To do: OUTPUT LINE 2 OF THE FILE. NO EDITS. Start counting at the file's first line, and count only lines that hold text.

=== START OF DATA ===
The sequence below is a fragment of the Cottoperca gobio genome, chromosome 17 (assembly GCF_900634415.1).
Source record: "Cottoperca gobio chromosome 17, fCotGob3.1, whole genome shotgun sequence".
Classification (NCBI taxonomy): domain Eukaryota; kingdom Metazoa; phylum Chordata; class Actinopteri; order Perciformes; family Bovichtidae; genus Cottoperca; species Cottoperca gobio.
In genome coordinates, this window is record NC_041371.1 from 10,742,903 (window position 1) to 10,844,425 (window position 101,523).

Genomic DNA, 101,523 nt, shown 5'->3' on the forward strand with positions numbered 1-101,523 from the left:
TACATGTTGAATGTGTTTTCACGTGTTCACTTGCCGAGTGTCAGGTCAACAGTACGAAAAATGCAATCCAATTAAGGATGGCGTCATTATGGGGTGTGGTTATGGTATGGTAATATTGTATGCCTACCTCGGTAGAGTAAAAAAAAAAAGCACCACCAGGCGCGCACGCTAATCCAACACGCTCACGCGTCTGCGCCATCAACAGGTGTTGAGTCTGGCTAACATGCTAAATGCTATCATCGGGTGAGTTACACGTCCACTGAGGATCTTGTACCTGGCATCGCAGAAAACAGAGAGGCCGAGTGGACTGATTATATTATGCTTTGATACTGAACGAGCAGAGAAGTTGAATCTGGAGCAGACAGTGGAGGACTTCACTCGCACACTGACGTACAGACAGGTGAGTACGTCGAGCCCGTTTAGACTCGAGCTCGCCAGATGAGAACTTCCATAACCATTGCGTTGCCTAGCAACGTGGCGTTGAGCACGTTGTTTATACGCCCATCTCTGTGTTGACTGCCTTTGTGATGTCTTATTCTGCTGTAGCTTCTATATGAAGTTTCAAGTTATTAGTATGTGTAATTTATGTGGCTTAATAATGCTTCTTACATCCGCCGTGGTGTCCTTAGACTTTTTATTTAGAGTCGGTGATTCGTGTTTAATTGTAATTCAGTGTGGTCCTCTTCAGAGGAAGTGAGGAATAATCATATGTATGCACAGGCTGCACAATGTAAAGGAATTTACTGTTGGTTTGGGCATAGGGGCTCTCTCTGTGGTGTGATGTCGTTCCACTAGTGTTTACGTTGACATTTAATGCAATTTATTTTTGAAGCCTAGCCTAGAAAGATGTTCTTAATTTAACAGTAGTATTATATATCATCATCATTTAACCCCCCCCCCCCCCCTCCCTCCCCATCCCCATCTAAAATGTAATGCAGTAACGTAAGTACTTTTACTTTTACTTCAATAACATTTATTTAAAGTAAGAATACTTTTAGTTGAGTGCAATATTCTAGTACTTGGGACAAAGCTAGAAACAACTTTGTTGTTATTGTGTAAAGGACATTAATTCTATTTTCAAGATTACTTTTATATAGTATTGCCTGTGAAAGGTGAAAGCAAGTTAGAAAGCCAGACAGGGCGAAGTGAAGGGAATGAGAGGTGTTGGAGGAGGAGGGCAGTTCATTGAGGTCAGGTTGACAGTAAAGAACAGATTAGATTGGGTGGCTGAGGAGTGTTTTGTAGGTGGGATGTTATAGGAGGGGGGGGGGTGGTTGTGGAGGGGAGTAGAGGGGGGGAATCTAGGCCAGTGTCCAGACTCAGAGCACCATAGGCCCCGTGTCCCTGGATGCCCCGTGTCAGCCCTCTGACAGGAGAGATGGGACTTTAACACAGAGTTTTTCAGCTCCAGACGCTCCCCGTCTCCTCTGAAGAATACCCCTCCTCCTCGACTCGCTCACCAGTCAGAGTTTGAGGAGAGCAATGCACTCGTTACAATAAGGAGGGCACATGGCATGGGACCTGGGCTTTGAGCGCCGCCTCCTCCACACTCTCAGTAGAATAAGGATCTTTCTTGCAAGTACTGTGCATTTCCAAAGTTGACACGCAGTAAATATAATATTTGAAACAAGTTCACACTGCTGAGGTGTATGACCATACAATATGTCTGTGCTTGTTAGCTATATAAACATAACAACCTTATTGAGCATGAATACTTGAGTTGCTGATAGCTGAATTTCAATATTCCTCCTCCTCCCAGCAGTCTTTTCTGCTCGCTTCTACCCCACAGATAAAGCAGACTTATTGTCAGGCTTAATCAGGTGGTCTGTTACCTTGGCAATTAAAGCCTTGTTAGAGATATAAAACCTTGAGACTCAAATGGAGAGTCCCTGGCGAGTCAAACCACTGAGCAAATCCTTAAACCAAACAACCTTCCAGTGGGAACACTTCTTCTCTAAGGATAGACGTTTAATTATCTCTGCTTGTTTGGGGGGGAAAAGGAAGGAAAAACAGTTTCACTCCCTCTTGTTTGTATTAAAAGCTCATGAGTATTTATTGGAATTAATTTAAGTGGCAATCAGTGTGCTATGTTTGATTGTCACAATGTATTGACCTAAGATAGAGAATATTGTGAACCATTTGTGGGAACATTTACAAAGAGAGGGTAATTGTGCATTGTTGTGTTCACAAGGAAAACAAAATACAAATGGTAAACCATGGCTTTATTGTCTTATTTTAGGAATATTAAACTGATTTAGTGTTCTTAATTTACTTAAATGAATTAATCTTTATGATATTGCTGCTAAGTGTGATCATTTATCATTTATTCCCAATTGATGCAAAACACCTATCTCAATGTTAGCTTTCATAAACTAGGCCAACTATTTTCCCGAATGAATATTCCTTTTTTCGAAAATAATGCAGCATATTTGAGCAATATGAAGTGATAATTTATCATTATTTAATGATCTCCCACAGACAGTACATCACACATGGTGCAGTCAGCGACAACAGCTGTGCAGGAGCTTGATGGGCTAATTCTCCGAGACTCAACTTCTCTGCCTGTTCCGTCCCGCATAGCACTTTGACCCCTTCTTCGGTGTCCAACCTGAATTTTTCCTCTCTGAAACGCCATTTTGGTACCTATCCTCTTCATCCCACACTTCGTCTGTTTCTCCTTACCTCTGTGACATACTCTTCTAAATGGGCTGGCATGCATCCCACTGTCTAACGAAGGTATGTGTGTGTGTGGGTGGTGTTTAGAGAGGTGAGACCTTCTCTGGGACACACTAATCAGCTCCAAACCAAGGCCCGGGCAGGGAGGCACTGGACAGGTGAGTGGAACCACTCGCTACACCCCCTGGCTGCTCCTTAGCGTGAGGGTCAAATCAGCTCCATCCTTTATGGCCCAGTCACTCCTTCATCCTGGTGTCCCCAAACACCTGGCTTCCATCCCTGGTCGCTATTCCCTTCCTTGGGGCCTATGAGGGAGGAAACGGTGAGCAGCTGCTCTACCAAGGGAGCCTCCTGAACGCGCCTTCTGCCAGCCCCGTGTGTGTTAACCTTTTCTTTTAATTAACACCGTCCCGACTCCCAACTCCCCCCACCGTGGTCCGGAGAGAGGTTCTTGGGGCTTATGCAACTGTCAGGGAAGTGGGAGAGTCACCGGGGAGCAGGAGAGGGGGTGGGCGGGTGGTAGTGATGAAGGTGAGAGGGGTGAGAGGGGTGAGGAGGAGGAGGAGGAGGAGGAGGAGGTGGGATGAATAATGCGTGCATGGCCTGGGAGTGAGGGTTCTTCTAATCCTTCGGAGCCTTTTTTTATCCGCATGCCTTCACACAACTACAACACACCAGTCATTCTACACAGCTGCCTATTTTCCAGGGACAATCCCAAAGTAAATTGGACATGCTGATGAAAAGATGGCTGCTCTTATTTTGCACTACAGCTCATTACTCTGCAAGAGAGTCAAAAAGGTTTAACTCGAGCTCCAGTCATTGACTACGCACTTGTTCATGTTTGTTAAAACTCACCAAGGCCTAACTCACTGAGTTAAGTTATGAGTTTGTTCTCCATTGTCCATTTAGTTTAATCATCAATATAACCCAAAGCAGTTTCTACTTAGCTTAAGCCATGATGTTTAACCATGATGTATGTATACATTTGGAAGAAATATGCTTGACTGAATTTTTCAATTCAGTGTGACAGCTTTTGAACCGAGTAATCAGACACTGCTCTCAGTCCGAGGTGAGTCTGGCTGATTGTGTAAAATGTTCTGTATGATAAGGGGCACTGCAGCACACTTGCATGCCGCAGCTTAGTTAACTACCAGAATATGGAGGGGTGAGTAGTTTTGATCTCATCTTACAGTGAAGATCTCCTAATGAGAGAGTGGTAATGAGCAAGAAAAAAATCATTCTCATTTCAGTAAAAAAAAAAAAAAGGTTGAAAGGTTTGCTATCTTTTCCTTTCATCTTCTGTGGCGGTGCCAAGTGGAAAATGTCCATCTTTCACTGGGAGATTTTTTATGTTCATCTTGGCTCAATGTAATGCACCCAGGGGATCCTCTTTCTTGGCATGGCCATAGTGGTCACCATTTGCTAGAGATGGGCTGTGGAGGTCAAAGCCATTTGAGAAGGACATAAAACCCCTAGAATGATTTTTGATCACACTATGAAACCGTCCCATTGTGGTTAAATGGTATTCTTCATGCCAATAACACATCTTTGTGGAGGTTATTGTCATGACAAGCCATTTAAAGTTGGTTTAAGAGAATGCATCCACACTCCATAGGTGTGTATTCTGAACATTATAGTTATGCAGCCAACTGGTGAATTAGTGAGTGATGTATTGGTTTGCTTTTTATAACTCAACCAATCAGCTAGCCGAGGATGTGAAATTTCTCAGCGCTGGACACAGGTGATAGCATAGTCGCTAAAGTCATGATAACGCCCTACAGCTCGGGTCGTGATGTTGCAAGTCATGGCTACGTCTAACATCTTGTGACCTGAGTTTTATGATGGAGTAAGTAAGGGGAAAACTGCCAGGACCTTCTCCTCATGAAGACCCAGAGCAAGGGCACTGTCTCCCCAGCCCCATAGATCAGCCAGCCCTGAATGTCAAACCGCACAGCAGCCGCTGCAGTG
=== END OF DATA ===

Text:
Source record: "Cottoperca gobio chromosome 17, fCotGob3.1, whole genome shotgun sequence".